The machine quilting of my August UFO is coming along well. I have used 4 different feet on my sewing machine for various types of quilting on this project.
1) Walking foot: this is used for all boring straight line quilting. Mostly I use it at the beginning of quilting a project, and I stop using it when I am bored with straight lines. Usually quilters use it for "stitch-in-the-ditch" but interestingly I haven't done any ditch quilting on this project. I do try to avoid it if possible. Besides being boring, it's too hard to actually get the stitches in the ditch.
Don't look at how filthy my machinger gloves are!
2) Free motion darning foot: this foot is great for stitching wavy lines. This particular version is a really old type of quilting attachment, but I still use it regularly because it mashes the quilting area flat, reducing the likelihood of excess fabric bubbling up in front of the needle. This can be a problem especially as you approach lines that have already been quilted. If you are an avid machine quilter you have probably experienced that many times before.
3) Convertible free motion open toe foot: this is a Janome attachment but it works perfectly on my Brother sewing machine. In the narrow border I quilted a ribbon candy design that I had seen on one of Angela Walters' videos. This design requires you to be able to see the needle so this is the best quilting foot for this type of design.
I thought for quite a while about whether the loops should "kiss" each other or overlap. First I practiced on paper and on a quilt sandwich, and decided the kissing version might be easier to stitch. But just in case it didn't go well, I used a light grey thread so it would blend in with the fabric.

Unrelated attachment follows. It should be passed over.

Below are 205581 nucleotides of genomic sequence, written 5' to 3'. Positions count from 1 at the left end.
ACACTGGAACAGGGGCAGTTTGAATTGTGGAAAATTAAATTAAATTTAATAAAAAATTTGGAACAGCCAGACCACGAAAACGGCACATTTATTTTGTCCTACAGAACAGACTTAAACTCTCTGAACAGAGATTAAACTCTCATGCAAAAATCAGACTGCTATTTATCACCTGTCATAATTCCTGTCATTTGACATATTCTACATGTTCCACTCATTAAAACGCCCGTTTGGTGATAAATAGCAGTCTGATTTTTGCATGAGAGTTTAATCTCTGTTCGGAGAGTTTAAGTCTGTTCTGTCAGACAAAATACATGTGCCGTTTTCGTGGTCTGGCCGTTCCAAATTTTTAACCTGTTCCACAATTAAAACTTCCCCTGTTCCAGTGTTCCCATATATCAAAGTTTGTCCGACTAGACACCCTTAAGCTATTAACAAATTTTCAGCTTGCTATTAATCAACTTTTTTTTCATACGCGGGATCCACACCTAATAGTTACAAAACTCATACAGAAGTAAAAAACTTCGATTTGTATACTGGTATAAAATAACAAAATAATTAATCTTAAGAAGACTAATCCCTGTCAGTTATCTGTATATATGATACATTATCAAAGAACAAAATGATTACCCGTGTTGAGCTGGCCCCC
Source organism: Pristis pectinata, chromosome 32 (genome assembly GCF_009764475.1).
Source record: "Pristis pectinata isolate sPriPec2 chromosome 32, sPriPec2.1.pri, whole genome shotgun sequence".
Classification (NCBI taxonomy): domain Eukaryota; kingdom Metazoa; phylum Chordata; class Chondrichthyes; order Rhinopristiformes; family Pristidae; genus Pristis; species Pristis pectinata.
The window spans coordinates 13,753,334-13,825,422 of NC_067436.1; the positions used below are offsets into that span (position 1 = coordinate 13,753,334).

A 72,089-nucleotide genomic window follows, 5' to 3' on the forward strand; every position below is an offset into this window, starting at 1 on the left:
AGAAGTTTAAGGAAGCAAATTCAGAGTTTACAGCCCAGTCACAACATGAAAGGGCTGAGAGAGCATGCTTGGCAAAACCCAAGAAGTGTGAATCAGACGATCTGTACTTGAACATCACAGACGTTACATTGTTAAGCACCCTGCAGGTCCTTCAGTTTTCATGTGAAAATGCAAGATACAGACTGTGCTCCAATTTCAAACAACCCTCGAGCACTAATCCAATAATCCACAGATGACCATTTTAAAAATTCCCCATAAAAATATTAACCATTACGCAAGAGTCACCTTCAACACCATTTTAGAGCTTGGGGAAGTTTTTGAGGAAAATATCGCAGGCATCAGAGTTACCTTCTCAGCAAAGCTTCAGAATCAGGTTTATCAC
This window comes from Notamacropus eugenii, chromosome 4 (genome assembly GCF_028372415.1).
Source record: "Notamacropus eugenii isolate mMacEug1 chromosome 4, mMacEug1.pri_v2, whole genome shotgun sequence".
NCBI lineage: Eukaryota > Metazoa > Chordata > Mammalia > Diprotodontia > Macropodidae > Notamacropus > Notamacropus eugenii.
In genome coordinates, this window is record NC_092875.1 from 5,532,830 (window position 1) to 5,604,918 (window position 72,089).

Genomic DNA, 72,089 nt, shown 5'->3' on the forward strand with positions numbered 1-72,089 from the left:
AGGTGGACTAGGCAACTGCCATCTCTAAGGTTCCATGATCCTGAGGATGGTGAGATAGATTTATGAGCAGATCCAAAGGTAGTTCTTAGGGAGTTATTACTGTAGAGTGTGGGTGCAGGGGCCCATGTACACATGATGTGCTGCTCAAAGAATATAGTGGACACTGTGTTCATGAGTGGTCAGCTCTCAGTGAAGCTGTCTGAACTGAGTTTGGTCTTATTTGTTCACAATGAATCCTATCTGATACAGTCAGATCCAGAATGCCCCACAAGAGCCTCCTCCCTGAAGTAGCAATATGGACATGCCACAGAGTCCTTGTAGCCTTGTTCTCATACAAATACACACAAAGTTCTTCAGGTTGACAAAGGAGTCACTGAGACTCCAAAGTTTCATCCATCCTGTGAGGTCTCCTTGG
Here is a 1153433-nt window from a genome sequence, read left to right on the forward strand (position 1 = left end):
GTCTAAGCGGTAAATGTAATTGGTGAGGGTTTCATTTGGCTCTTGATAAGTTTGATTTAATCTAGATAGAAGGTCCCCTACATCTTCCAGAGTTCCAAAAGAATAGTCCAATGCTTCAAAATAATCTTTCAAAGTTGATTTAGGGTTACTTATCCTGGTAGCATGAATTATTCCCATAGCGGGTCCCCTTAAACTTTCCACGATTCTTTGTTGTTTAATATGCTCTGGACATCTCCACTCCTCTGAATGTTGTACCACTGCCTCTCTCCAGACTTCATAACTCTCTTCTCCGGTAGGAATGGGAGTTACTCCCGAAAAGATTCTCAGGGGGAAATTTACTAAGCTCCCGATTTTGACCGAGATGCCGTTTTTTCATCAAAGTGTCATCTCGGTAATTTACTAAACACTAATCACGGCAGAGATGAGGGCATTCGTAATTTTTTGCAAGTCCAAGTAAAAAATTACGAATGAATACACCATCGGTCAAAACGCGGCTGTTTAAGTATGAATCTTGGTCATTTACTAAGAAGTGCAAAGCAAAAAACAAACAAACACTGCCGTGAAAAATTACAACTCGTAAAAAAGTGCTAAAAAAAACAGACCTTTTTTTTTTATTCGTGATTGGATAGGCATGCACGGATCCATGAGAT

It took about an hour and a half to stitch the ribbon design. It ended up mostly looking terrific, so then I was disappointed that I hadn't used a contrasting thread colour so the ribbons could be more visible! I will definitely be using this design more in the future.
4) Convertible free motion 1/4" ruler foot: I decided to quilt feathers in the last border because I haven't quilted them in a long time and they are so much fun.
This photo shows how I quilted all the feathers on the left of the spine around the whole quilt, and then came back to the beginning to quilt the feathers on the right side of the spine. You can't really see the needle well using this foot, but that's okay because when you are quilting feathers, "close is good enough".
That's where things are at today. I just have to finish the feather quilting, and get the binding on before Friday. Barring any disasters between now and then, that is totally doable!
The ribbon and feather designs are quite thread intensive and I finished off the cone of brown thread that was used in the 3 bobbins. This is the jar where I store my empty Aurifil spools, and it's almost full which means I've been doing a lot of sewing!
That's a good thing!